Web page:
Earlier this year the city council filed a policy order asking the city to look into the feasibility of installing protected bike lanes on Webster Ave connecting to those Somerville installed late last year (pictured above). At times over 200 people bike along Webster Ave per hour. The 85 and CT2 bus routes use it along with heavy vehicle traffic travelling through Union Square in Somerville. The rationale for protected bike lanes on this street is obvious.
Last Thursday the city reported back that it would not put protected bike lanes on Cambridge’s section of Webster Ave. This unacceptably compromises people’s safety while biking. Furthermore, the reasons provided by the city for not installing protected bike lanes are woefully inadequate. We address some of the key conclusions by the city here:
“This change was implemented with limited coordination with Cambridge”
Somerville has proposed a protected bike lane on Webster Ave at least since the official publication of the Union Square Master Plan, adopted May 2016 (see page 145). According to Somerville Advisory Bike Committee members, Somerville and Cambridge city staff discussed the project during the Somerville Advisory Bike Committee’s advocacy of their protected bike lane.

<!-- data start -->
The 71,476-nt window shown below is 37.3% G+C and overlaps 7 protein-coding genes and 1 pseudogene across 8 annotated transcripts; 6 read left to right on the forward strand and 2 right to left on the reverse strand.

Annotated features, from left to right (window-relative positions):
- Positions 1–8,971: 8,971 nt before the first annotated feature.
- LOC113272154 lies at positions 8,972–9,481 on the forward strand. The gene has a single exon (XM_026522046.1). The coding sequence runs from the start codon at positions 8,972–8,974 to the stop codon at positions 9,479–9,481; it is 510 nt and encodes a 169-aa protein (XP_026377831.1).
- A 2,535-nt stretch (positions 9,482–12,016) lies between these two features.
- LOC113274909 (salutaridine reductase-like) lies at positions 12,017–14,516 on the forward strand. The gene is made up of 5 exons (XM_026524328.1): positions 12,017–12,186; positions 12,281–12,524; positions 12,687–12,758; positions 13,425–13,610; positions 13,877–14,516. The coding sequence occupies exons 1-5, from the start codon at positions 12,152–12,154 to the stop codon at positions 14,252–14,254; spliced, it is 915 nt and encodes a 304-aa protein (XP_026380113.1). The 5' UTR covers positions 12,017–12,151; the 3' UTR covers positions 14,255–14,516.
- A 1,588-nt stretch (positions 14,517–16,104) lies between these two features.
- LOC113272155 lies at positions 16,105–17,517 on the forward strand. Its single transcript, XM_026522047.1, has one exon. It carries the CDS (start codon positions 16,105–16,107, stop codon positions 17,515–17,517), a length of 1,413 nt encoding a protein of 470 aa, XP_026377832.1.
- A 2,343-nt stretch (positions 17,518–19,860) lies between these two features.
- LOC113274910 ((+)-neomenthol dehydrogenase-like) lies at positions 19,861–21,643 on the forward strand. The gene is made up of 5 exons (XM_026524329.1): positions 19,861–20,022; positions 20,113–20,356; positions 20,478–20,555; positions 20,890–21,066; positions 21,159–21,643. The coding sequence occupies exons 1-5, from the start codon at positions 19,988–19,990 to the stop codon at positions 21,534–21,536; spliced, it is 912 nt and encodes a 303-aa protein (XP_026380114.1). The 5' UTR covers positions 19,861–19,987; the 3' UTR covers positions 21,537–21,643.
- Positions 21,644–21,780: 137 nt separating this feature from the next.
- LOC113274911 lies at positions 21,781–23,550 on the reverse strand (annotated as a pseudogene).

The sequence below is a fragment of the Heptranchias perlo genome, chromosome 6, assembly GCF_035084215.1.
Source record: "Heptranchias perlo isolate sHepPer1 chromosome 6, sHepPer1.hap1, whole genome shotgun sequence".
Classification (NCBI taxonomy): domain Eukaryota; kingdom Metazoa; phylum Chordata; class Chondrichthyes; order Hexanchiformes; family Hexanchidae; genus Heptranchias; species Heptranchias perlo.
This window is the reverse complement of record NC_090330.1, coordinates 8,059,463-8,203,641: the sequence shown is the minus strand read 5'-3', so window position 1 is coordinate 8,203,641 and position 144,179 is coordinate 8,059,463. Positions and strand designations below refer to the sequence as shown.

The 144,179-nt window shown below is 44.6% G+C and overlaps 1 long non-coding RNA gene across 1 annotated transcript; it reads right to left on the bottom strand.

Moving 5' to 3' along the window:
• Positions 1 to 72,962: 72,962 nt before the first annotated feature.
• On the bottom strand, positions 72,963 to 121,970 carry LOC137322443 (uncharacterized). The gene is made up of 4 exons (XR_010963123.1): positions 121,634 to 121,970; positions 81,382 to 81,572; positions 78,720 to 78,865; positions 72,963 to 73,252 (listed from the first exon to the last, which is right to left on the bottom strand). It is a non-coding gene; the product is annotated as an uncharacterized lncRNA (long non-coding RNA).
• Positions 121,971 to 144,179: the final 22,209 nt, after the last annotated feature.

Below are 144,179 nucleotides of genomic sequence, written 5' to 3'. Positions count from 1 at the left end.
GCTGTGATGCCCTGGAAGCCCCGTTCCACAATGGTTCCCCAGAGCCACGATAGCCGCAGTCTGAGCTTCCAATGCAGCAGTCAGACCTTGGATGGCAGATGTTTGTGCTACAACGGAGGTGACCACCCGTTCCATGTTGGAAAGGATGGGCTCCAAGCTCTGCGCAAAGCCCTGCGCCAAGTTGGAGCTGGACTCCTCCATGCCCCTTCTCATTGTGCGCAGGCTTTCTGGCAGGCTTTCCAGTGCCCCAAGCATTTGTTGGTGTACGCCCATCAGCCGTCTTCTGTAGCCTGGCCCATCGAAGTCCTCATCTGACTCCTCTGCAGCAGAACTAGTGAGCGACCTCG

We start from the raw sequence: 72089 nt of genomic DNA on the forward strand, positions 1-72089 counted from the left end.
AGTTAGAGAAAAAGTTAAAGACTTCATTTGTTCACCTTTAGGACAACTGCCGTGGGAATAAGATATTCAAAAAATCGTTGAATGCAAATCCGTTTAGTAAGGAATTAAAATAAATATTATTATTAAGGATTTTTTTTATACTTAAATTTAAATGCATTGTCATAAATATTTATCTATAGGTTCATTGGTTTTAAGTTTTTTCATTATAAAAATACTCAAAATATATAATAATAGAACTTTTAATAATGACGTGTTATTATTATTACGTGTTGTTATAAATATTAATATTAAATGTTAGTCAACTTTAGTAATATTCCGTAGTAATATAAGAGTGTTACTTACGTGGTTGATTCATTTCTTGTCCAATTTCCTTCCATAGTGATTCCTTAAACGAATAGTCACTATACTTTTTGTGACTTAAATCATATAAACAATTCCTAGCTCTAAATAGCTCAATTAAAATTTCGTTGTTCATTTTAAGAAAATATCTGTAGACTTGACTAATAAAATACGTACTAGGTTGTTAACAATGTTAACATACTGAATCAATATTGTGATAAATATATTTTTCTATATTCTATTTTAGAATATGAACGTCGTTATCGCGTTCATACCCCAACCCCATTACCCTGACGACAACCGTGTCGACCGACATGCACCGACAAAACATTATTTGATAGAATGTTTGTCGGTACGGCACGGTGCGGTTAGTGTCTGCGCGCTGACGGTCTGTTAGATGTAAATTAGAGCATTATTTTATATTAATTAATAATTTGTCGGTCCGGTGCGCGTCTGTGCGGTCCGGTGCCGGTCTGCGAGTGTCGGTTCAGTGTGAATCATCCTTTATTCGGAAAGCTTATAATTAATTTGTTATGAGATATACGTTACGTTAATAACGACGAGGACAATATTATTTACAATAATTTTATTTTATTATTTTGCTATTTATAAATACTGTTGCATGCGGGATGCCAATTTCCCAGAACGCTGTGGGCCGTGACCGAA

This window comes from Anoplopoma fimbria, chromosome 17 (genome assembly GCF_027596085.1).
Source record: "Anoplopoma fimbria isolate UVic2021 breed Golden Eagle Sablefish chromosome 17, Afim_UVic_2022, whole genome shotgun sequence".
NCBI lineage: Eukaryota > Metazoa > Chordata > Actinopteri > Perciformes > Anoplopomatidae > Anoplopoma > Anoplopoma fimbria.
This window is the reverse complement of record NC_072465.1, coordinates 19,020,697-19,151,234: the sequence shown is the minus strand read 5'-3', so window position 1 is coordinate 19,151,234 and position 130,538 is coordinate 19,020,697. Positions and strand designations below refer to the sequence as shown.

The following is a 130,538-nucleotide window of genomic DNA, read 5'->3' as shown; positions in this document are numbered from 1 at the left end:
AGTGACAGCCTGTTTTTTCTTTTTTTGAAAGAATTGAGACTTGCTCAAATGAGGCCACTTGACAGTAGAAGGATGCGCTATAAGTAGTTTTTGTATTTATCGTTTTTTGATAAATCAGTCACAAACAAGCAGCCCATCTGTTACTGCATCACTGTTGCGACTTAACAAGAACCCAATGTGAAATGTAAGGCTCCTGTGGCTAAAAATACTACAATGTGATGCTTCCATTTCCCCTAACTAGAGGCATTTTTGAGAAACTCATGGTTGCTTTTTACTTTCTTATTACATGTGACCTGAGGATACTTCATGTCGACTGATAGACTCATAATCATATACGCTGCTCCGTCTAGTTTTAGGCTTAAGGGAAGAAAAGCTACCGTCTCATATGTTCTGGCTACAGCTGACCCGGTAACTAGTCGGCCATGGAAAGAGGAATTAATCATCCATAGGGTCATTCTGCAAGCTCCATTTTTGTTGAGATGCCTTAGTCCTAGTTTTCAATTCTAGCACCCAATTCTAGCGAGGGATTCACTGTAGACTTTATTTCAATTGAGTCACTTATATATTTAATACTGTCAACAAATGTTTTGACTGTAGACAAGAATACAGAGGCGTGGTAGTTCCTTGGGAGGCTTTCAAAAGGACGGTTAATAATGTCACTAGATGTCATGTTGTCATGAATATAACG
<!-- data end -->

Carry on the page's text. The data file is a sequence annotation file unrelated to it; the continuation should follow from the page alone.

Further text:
“From a land use perspective, this segment of Webster Avenue is dominated by automotive-oriented land uses … which make heavy use of the on-street parking for movement and staging of vehicles.”
We appreciate the abutting auto-oriented businesses are long-standing members of the community, and believe there are compromise solutions to maintain their livelihood in a way that respects the public’s need to use the roadway safely.
“Because there are nine curb cuts within 320 feet along the west curb line, it would not be possible to provide significant vertical separation with flexible delineators.”
There are options here that the city chose not to explore. While curb cuts do reduce the number of flexposts that can be installed, some are still better than none – even a curbside bike lane with only a few flexposts would be better than being forced to ride in heavy traffic next to parked cars. In addition other separators besides flexposts could be used, for example armadillo separators which would provide extra space to maneuver near driveways. The city could also build a curb level protected bike lane like it did last year in Porter Square.
“There is an existing curb extension on the east side of Webster Avenue … [that] would be an obstacle to a separated facility in this segment. This curb extension is proposed to be maintained and reconstructed as part of the of the 305 Webster Avenue residential development project”